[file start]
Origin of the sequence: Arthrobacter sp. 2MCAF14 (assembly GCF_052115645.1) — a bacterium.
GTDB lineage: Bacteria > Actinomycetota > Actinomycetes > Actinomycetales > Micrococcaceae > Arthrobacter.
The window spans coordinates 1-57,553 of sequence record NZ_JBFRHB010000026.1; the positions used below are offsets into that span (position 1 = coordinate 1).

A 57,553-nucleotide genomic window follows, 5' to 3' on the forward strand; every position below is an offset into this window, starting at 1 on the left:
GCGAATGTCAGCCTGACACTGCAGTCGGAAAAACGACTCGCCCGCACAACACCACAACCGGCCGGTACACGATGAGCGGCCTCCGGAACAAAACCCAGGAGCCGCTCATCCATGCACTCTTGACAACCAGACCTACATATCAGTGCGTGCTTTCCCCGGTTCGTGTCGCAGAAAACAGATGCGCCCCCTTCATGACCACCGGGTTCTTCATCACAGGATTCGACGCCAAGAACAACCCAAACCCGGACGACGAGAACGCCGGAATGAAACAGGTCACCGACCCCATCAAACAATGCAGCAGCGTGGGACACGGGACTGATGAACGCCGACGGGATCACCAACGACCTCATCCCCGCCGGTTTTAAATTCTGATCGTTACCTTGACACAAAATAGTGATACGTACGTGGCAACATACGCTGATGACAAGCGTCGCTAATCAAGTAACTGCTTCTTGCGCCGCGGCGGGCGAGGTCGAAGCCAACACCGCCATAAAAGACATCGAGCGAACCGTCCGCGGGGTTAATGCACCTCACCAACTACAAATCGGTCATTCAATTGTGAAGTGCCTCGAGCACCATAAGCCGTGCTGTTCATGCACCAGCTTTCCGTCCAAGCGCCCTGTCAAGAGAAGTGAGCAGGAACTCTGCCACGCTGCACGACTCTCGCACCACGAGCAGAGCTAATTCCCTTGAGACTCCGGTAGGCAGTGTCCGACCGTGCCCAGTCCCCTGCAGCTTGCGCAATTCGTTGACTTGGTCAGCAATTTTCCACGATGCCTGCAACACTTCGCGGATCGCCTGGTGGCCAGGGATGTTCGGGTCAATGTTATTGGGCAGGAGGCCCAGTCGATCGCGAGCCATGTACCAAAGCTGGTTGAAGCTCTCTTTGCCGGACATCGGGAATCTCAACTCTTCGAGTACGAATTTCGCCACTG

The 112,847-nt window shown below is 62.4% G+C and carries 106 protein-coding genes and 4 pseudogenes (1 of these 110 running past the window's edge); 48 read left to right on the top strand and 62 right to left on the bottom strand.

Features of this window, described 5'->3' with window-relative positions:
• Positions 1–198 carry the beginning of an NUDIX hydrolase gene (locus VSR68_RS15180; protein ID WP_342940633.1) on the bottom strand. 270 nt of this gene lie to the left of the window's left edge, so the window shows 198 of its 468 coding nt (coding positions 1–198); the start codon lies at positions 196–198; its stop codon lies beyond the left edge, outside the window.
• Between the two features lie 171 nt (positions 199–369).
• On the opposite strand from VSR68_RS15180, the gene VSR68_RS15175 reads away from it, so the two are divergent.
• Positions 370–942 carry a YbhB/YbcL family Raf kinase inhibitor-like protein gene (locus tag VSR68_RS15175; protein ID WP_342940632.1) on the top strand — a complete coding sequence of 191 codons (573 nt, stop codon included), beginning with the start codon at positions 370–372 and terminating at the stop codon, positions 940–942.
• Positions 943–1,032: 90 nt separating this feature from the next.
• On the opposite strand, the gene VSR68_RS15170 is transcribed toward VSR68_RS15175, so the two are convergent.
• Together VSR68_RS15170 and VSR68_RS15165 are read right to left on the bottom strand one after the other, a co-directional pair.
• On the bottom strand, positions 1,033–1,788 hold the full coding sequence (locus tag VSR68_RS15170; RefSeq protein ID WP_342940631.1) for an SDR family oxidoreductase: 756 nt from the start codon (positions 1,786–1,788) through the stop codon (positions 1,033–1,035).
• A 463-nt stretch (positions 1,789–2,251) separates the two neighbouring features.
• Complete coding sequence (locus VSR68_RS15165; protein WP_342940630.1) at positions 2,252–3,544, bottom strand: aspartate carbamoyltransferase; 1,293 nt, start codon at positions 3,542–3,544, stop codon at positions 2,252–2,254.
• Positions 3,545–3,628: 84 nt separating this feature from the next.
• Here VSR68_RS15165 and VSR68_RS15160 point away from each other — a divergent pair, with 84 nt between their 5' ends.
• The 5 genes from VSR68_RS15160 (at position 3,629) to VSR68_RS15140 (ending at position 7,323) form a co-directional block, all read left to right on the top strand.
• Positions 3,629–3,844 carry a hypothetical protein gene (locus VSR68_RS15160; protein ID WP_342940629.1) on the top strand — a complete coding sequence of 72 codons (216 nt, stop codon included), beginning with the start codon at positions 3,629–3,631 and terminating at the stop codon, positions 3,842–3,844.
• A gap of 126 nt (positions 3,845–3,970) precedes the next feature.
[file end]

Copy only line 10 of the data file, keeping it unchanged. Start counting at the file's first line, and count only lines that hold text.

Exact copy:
• On the opposite strand from VSR68_RS15180, the gene VSR68_RS15175 reads away from it, so the two are divergent.